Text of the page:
Based on the record before the Court, a genuine issue exists whether the CC&R's are binding on the Association. The Association has submitted the Affidavit of Mike Keller, which states that the Association never adopted the CC&R's and has no authority to "rescind, amend or alter" the CC&R's. Aff. of Mike Keller, ¶¶ 7, 8 (Dkt. No. 34.) The record, however, contains a copy of the CC&R's (Dkt. No. 45, Ex. D), which expressly grant the Association the authority to amend the CC&R's. The record also contains a copy of the Association's Articles of Incorporation (Dkt. No. 46, Ex. A), which provide that Association "shall exercise all of the powers and privileges and perform all of the duties and obligations of the [Association] as set forth in the Condominium Declaration and Covenants, Conditions, and Restrictions for the Orchards at Fairview Condominiums."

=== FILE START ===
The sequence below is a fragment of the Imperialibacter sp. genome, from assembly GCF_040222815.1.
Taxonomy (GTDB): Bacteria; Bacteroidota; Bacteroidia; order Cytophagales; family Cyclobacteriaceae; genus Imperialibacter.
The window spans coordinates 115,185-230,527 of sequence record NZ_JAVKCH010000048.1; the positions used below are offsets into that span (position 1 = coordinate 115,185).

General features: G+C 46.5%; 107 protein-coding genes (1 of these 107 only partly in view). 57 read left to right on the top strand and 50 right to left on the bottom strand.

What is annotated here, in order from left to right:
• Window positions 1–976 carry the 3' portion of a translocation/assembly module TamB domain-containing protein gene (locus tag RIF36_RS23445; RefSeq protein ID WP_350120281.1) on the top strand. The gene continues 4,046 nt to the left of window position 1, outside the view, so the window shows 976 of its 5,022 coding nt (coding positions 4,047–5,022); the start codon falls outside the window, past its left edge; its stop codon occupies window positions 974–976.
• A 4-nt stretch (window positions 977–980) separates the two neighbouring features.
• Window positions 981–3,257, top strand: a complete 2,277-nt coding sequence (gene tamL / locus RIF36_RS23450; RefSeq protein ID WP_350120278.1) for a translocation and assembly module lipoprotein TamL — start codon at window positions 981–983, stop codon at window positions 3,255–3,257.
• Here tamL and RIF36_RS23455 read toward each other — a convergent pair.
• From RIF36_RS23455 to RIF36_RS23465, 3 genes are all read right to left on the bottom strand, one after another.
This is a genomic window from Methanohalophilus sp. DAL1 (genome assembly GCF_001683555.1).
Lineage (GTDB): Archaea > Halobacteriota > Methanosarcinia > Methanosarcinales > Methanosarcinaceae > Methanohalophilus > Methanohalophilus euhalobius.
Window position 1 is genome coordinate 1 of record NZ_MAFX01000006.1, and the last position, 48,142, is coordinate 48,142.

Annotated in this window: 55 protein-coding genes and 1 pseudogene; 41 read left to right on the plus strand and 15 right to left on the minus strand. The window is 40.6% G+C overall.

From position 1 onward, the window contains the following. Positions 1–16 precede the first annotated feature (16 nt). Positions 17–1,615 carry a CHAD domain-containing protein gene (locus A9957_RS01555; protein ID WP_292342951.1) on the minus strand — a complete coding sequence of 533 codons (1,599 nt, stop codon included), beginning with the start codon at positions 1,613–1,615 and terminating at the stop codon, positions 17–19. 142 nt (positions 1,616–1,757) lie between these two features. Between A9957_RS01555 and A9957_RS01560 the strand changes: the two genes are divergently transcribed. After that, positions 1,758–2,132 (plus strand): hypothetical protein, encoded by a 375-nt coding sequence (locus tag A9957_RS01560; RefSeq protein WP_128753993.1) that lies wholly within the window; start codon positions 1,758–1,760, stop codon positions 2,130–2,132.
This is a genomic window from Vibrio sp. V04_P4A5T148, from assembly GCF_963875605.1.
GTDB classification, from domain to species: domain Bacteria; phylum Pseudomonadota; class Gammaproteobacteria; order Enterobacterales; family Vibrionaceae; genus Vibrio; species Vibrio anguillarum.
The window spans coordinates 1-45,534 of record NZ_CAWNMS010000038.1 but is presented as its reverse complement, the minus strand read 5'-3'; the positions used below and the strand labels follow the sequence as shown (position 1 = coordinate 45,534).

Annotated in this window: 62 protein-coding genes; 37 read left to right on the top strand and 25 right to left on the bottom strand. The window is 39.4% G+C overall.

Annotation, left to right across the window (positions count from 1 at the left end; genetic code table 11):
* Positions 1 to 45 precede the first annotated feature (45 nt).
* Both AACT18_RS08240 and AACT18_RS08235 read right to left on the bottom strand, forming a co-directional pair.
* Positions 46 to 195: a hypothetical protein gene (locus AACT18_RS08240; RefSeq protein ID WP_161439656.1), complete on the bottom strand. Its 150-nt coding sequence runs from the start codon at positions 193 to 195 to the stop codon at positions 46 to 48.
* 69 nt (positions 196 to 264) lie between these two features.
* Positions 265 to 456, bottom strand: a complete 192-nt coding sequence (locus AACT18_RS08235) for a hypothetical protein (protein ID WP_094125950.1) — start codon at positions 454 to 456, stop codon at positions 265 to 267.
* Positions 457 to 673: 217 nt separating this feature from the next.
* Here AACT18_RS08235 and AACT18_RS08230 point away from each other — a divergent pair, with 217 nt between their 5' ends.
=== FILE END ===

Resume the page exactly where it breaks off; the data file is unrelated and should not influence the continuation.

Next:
These documents, along with the affidavit submitted by IFHC stating that the CC&R's are on file with the Ada County Recorder's Office (Dkt. No. 46), refute the statement by Mike Keller and create a question as to whether the provisions in the CC&R's are applicable to the Association. The Ninth Circuit has held that summary judgment is not appropriate on issues involving mixed questions of law and fact where the underlying facts are disputed. See Boy Scouts of America v. Graham, 86 F.3d 861, 864 (9th Cir. 1995) (reversing district court's grant of summary judgment on mixed question of law and fact where "reasonable persons, applying the proper legal standard," could find in favor of the nonmoving party). The Court recognizes that this issue may be primarily legal. The parties, however, have not presented any authorities concerning whether the Court could find the CC&R's binding on the Association as a matter of law even if the Court were to assume for the purposes of summary judgment--which it must--that the Association never formally adopted them. Moreover, the underlying facts are disputed on this issue--IFHC has provided the Court with the Association's bylaws, which reference the CC&R's as a governing document, and the Association has submitted an affidavit stating that the CC&R's were never adopted. Viewing the record in the light most favorable to IFHC, the Association is not entitled to summary judgment on this issue.